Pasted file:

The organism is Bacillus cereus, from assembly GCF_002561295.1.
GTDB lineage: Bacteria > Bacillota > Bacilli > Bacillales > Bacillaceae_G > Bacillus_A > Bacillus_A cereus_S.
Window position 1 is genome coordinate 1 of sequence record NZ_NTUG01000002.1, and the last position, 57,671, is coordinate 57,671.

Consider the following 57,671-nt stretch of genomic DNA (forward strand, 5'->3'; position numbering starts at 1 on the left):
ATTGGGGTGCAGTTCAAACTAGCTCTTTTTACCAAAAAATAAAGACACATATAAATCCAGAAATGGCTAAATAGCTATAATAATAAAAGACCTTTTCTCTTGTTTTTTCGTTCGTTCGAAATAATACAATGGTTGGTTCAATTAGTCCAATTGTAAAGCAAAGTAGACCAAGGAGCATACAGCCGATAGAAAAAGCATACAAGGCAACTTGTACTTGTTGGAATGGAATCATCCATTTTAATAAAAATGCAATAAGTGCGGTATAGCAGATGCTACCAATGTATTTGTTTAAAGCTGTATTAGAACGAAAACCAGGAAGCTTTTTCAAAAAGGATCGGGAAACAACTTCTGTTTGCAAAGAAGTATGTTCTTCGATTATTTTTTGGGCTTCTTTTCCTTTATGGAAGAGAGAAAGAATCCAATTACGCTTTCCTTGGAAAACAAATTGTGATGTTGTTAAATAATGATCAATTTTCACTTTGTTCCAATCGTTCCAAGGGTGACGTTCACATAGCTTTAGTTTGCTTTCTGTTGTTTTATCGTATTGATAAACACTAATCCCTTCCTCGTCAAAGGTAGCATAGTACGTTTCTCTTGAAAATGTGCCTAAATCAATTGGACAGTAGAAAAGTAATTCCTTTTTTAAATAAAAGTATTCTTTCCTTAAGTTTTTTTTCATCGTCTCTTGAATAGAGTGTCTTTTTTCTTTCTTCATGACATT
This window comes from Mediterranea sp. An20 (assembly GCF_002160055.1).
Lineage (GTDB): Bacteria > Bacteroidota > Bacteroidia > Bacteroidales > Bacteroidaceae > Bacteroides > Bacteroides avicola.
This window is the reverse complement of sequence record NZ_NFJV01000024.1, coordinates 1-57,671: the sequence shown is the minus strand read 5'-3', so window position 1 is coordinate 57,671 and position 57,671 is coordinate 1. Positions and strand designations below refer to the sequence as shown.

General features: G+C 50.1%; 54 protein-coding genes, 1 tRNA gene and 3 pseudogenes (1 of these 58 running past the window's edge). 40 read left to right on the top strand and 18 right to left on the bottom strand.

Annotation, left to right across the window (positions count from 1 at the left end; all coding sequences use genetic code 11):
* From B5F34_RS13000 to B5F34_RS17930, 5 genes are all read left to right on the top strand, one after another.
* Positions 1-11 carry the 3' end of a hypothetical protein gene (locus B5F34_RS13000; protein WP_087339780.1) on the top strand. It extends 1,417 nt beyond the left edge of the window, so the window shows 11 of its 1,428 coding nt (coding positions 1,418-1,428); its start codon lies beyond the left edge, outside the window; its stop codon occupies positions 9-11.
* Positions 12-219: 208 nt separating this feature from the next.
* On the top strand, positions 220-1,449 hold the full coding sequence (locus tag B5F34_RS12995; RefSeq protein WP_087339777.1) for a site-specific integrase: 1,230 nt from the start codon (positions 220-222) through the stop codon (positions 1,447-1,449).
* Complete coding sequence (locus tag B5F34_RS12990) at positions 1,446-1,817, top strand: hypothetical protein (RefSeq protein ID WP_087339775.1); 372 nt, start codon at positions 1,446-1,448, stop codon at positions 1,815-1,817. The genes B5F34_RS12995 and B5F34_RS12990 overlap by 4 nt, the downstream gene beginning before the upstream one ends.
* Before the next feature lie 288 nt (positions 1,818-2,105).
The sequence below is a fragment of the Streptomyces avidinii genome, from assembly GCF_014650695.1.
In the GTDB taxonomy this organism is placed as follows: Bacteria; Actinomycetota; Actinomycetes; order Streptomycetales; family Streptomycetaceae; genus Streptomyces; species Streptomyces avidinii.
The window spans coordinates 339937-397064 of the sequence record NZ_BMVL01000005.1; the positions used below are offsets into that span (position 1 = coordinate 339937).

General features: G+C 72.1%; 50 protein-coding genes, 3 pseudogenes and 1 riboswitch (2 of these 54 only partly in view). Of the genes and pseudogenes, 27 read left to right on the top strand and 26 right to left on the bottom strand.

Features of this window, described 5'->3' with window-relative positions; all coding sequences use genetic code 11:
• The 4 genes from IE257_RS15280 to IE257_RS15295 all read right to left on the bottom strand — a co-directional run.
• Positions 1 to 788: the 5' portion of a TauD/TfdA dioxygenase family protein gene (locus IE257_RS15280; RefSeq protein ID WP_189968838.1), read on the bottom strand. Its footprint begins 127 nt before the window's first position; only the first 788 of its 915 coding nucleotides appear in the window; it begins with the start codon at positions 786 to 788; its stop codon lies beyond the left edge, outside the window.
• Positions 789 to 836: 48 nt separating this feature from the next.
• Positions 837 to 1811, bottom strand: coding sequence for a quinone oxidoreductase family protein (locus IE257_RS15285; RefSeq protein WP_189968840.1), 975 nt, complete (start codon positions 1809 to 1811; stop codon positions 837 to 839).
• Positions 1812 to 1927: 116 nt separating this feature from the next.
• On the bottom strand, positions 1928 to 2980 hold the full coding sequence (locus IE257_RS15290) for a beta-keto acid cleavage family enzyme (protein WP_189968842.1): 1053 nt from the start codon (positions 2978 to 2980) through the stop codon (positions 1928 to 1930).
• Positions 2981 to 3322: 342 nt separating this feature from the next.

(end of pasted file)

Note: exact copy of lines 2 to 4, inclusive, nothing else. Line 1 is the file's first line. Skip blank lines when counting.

GTDB lineage: Bacteria > Bacillota > Bacilli > Bacillales > Bacillaceae_G > Bacillus_A > Bacillus_A cereus_S.
Window position 1 is genome coordinate 1 of sequence record NZ_NTUG01000002.1, and the last position, 57,671, is coordinate 57,671.

Consider the following 57,671-nt stretch of genomic DNA (forward strand, 5'->3'; position numbering starts at 1 on the left):